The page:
Top Tip: throw the water away down the sink, and throw the teabag away into the bin. The other way around doesn't work so well.

Step two: Prepare the butter. Now this is what's usually the problem. Leave butter out of the fridge, it doesn't keep properly, keep it in the fridge, it's rock solid. So what you do is:
  • Remove the butter from the fridge. Put the milk back in, while you're at it. Neatness is a virtue.

  • Using the butterknife, cut two slices of butter from the block, each about 2mm or 3mm thick.

  • Place the slices of butter on the sideplate.

and then the trick at the crux of the whole procedure:
  • Balance the plate on top of the hot cup of tea.

Leave it there for a couple of minutes while toasting your bread. This will be sufficient to warm the butter (so that it's spreadable but not melting) and also to warm the plate (so that your hot toast doesn't become cold toast after being on the plate for ten seconds).

When the toast is done, remove the plate from the top of the cup. Use the butterknife to transfer one warm pat of butter to each slice of toast, and spread. Cut the toast into your preferred shape.

Eat. Drink. Be happy. Leave the marinades to the experts.

Sunday, July 19, 2009

This call is being charged at £2 per minute

Today I woke up and looked through my BBC News twitterfeed to see the headline:

"Patients should be charged £20 to see a GP in a bid to limit demands placed on the health service, a centre-rig.."

Twitter and the 140 character limit. A slightly panicked click-through to the actual story reassures us that there isn't (currently) an intended government policy to charge people £20 for a ten-minute GP's appointment, it's just an idea that a "think tank" called the Social Market Foundation has come up with.

It's pre-9am on a Sunday, I'm still on my first cup of tea, and even so I can think of several things that are wrong with their proposals. Lord knows what this think-tank think they've been doing, but I don't think it was thinking.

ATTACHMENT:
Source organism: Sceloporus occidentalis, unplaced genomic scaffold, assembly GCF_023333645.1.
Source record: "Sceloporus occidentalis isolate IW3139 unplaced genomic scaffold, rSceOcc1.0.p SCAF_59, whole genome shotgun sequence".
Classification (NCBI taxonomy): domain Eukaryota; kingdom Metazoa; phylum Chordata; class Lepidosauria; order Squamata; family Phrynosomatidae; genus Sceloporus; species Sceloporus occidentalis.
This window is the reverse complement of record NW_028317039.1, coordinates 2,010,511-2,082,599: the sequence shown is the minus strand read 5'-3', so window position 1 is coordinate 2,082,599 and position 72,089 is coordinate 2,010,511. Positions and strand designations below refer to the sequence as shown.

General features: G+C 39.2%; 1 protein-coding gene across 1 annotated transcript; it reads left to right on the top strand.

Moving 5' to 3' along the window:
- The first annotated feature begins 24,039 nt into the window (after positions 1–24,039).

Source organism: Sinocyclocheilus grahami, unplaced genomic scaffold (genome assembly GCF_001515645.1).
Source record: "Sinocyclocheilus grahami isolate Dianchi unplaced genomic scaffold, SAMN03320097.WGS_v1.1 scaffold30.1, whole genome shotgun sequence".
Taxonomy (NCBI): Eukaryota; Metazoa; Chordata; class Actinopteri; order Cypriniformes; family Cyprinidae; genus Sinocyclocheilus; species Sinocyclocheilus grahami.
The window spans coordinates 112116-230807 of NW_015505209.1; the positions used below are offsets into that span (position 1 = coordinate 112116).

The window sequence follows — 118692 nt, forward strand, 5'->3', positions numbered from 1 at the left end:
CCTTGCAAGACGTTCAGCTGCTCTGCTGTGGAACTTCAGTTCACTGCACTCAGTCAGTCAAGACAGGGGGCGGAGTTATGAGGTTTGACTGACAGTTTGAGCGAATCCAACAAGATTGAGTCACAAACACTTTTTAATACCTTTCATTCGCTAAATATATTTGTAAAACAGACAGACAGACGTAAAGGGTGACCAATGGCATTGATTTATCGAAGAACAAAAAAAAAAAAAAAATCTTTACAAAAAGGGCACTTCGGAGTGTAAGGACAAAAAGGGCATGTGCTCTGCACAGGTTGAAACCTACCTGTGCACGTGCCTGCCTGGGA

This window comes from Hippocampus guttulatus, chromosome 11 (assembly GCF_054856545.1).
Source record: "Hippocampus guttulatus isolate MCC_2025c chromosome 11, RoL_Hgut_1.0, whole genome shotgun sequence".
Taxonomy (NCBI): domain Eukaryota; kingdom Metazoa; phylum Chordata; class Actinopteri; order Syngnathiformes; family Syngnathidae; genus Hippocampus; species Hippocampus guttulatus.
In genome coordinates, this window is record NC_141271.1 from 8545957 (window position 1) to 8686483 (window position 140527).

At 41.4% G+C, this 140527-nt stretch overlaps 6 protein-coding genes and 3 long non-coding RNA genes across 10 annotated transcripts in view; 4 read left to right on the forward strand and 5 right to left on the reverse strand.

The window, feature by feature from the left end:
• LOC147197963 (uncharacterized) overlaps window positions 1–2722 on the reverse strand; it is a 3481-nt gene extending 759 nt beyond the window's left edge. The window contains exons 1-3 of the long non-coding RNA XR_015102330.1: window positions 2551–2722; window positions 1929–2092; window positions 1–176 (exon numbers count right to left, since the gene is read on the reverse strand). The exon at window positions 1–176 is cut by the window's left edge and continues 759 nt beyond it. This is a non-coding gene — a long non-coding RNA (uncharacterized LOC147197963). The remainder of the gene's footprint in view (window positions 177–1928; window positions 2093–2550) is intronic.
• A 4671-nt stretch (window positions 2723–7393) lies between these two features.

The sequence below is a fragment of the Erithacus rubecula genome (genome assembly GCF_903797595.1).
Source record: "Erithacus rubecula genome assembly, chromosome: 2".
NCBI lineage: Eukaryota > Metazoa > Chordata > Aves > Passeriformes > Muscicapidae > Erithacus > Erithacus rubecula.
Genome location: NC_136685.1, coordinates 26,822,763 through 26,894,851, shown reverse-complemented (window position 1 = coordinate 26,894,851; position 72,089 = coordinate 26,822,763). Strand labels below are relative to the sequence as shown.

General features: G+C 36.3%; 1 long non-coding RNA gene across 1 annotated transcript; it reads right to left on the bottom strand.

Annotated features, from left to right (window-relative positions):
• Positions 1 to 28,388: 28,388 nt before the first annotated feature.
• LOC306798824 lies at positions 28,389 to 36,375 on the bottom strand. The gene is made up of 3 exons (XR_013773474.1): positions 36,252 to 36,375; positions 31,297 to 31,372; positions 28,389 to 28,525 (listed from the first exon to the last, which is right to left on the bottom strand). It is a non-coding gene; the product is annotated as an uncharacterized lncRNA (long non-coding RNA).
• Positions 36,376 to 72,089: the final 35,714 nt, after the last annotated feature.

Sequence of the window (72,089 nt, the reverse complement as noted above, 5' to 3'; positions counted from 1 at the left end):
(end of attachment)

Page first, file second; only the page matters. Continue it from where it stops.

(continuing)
First problem: "The group said it would not breach the values of the NHS as charges already applied to dentistry and prescriptions."

Yes, and I can introduce you to people who don't go to the dentist, don't have the necessary dental work done, don't fill their prescriptions, or try things like taking "daily" medications every-other-day, in the name of economy. Generally they end up bouncing on the safety net of emergency care, at an even greater cost to the NHS, once the problem that should have been dealt with in its early stages has been allowed to progress to a much more extreme (and harder/more expensive to deal with) level.

To my mind, charging for essential medical care like this is a breach of the values of the NHS. And just because there's one breach, doesn't mean it's permissible to add a few more.

Second problem: "[David Furness, the author of the report] said "It would get people thinking twice about whether the visit was essential."

Isn't it rather rare to just have one GP's appointment? Most people I know seem to have at least two. There's the first one, where they get told "Have some paracetamol/a bit of a rest/drink more water/make sure you keep it clean/etc, and come back next week if it hasn't cleared up/if it gets worse/if you develop a rash/etc." This is the one where before calling, you say to yourself "is this really bad enough that I need to see a doctor?" and probably the one Mr Furness is thinking about.

But then there's the second one a week later which goes "ah, you're still oozing/wheezing/vomiting, looks like you might be ill after all, let's get you some tests/medications." In an ideal world you'll get prescribed a short course of treatment which resolves the issue and trundle off into the sunset, £40 lighter but perfectly healthy.

Nice idea. However, if you don't get better, there's the third, fourth and fifth appointments, which go "we've got the results of your tests back, and now we need to give you medication/refer you for hospital treatment/send you for more tests/monitor you for a fortnight." Before making these appointments, Mr Furness wants you to think twice about whether it's really essential to carry on trying to establish what's wrong and how to treat it. See previous point about bouncing on the safety net of emergency care and allowing simple, treatable conditions to progress into complex ones.